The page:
Be nice to the OKs


by Will PrattParents whose rebellious teenage children are haughtily striding their way through the turbulent years of adolescence may have taken a grain of comfort from the news headlined in most British newspapers that Prince Harry, younger son of Prince Charles and third in line to the British throne, was guilty of under-age drinking at a village pub and smoking cannabis at 16.

Since the Prince can go nowhere out of sight of the armed police officers who guard him, newspapers are asking why seemingly none of the escort gave him a friendly talking-to or reported him in confidence to his father. Police sources responded that their duties are Harry’s protection not his upbringing.

There is warm commendation for the way Prince Charles has handled his son’s misdemeanors. He arranged for the lad to visit a rehabilitation home in East London, seeing for himself the effects of drug taking on those undergoing rehabilitation. Seemingly he was shocked. Newspapers sympathetically reminded readers how young the Prince was when the lovely Princess Diana was killed in such dramatic circumstances and how much obviously he still misses his mother.

Of course, the newspapers would have had no interest in this story at all if Harry were an ordinary boy. The hubbub is caused because he’s a prince.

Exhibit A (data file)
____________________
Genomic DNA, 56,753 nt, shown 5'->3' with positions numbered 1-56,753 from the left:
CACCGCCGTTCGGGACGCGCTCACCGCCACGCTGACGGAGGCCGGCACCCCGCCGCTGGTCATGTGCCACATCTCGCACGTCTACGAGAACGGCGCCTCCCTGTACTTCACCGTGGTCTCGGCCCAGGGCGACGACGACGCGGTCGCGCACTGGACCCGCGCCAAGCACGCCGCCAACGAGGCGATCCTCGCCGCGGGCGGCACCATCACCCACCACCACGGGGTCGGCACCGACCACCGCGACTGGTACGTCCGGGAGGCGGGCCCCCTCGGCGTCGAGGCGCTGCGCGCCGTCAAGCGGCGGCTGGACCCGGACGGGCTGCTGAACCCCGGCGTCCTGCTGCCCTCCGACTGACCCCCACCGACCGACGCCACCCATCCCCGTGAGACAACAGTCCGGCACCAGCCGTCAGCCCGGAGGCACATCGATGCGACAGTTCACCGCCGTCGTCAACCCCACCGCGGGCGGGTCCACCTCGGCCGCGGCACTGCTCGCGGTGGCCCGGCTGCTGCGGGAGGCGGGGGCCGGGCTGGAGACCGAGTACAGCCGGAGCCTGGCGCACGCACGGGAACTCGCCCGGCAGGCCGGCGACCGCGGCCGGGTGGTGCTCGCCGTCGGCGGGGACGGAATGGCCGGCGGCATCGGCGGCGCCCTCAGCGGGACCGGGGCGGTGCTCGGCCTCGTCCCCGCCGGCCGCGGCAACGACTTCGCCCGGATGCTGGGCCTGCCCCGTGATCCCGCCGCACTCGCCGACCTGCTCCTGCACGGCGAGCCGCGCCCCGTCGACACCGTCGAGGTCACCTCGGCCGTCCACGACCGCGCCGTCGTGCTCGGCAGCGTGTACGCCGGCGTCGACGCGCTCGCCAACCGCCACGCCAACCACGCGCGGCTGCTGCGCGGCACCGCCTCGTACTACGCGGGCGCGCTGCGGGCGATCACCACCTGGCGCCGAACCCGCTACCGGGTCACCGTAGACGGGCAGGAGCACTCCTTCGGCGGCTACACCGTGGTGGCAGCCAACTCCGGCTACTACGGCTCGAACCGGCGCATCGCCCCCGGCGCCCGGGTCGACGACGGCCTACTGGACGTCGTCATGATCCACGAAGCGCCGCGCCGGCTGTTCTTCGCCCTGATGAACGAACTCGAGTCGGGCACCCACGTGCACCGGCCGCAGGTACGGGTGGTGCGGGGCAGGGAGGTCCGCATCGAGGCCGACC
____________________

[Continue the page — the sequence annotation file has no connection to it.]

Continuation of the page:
Strangely enough, I am reminded of my own boyhood days as an OK (officer’s kid). When my mom and dad were appointed from corps command to corps command, not only were they objects of scrutiny in their welcome meeting, but so were we four.

Did we play an instrument, sing, timbrel? As the weeks went by the questions changed: were we the little jewels officers’ kids ought to be? We were blessed with parents who loved us but who at times had to ask us not to let the side down. They and we can’t have done too badly. All four of us became officers.

During six privileged years of leadership in Canada, I was immediately sympathetic because of my background to an experienced officer who wanted to tell me of his concern for teenaged officers’ children. They had special problems. Some corps folk would foolishly imagine that because their parents preached holiness from the platform, their kids ought to be little angels. Even such questions as, “Why doesn’t Mrs. C.O. stop her daughter from wearing skirts like that?”

There were questions inside the officers’ quarters, too, from the OKs. “Why is the DC going to farewell us when he knows I face exams next month? Besides, I shall hate having to leave all my friends behind again.”

Because of such questions, we introduced the first territory-wide conference at Jackson’s Point just for teenaged and early 20-year-old officers’ children, Salvationist or non-Salvationist. We helped with their fare. It was staffed by understanding officers with teenaged children of their own.

The blunt questions that arose from that weekend were circulated territory-wide, together with guidance to all officers. From the youngsters themselves we received letters of appreciation indicating they understood a little better now the problems facing administration.

Are we nowadays any more understanding of the OKs? By the way, do pray for Prince Harry, the lad who misses his mother.

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